- Building Application Jacket
- Not required for my shed but would be required for a garage or possibly if I planned on running electric to the shed
- Building Application Form
- Not required for my shed but would be required for a garage or possibly if I planned on running electric to the shed
- Simplified Application Form
- Site Plan
- Shed construction plans
You will need a site plan, which is a drawing of your property lines and the proposed location of your shed. This site plan should clearly indicate the distance from any structures and your property lines.
Building Application Jacket
The permit application begins with the jacket, which is the folder that contains all of the relevant permit application forms, plans, evidence, variances, HOA approval letters, surveys, etc. This folder is imprinted with a form that is intended to be completed by you or by the contractor performing the work.
Building Application Form
Since I live in New Jersey I must adhere to the building codes that were approved in New Jersey. I also must adhere to any additional items that city or town or county have added. Some towns had issues with water infiltration in stucco and as a result these towns required additional inspections to verify all was done correctly. These requirements may have gone above and beyond the construction code but it was an effort to improve the integrity of stucco exteriors. This building application form is not required for my shed since it falls under the 200 square foot threshold (16 x 12 shed). My town has a simplified application form for basic sheds that I must complete. And since I am not running electric to the shed I do not need a Building Application Form.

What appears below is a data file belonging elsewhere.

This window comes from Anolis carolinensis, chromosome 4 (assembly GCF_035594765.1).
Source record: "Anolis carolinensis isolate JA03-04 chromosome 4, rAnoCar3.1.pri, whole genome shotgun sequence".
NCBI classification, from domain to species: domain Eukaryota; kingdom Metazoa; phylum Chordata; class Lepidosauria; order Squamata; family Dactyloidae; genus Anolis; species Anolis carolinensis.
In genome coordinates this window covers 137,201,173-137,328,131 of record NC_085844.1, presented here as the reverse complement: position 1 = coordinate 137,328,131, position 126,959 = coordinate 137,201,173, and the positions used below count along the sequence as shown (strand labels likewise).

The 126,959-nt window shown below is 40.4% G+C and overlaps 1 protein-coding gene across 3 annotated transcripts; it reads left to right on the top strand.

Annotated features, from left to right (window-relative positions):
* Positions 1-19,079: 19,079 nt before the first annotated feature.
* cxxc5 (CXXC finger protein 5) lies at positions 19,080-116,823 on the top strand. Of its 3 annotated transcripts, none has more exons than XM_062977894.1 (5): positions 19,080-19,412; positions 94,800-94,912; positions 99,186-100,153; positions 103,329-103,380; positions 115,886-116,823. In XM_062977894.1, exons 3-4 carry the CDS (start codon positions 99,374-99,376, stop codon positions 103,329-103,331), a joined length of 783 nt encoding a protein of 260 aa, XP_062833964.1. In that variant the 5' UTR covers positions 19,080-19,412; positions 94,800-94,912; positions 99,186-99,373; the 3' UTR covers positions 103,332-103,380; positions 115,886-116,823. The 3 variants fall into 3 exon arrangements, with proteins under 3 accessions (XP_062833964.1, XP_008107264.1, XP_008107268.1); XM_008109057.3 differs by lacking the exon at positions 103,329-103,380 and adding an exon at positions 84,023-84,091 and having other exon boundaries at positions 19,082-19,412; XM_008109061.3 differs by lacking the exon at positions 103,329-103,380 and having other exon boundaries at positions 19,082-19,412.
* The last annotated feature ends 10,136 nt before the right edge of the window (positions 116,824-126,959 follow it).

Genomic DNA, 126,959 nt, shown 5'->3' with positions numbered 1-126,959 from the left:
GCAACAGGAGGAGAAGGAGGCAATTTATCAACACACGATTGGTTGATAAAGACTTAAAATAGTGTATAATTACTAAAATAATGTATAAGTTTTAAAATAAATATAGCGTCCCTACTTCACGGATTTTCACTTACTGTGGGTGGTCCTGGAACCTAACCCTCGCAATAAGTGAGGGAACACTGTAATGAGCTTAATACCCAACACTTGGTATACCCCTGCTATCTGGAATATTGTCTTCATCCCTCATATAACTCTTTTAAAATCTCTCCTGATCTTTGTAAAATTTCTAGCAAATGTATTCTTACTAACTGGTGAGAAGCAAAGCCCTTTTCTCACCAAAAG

Simplified Application Form
The simplified application form is exactly what it says. It is simplified and is not complicated. It is intended to provide the basic traceable information and evidence.
Below is a survey that was prepared by our friend who is a licensed surveyor. I used that drawing as the basis to add on my measurements indicating the location of the shed. As you can see the shed is located in the back yard. It is offset from the property line, which is termed as a set-back. For our town depending on the zoning of your property the setback can be either 6 feet or 10 feet. For our property the setback is 6 feet. We are placing the shed approximately 9 feed from the rear property line. This gives us any necessary clearance in the event that we made an error.
Shed Construction Plans